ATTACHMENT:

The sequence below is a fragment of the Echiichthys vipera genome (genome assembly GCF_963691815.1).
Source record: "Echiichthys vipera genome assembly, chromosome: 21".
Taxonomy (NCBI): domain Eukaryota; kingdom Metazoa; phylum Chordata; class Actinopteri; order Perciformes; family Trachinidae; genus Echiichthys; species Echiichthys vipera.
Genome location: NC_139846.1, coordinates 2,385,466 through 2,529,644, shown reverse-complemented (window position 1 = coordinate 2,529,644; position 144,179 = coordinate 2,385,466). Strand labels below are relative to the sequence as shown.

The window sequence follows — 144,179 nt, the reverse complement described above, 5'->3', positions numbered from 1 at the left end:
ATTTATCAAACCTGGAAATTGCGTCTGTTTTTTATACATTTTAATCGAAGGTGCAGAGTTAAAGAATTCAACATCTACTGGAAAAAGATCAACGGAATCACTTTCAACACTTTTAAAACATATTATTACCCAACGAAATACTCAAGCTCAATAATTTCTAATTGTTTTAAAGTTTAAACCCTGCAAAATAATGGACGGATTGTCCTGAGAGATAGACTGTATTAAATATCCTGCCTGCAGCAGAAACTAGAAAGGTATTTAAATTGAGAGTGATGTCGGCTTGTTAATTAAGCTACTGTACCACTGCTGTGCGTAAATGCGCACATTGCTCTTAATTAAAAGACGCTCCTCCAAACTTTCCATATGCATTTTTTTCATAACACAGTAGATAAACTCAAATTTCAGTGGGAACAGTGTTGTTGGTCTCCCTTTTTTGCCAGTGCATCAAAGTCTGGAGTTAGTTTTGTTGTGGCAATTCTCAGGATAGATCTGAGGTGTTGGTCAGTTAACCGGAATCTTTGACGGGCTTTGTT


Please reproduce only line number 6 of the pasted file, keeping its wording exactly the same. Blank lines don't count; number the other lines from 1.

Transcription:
ATTTATCAAACCTGGAAATTGCGTCTGTTTTTTATACATTTTAATCGAAGGTGCAGAGTTAAAGAATTCAACATCTACTGGAAAAAGATCAACGGAATCACTTTCAACACTTTTAAAACATATTATTACCCAACGAAATACTCAAGCTCAATAATTTCTAATTGTTTTAAAGTTTAAACCCTGCAAAATAATGGACGGATTGTCCTGAGAGATAGACTGTATTAAATATCCTGCCTGCAGCAGAAACTAGAAAGGTATTTAAATTGAGAGTGATGTCGGCTTGTTAATTAAGCTACTGTACCACTGCTGTGCGTAAATGCGCACATTGCTCTTAATTAAAAGACGCTCCTCCAAACTTTCCATATGCATTTTTTTCATAACACAGTAGATAAACTCAAATTTCAGTGGGAACAGTGTTGTTGGTCTCCCTTTTTTGCCAGTGCATCAAAGTCTGGAGTTAGTTTTGTTGTGGCAATTCTCAGGATAGATCTGAGGTGTTGGTCAGTTAACCGGAATCTTTGACGGGCTTTGTT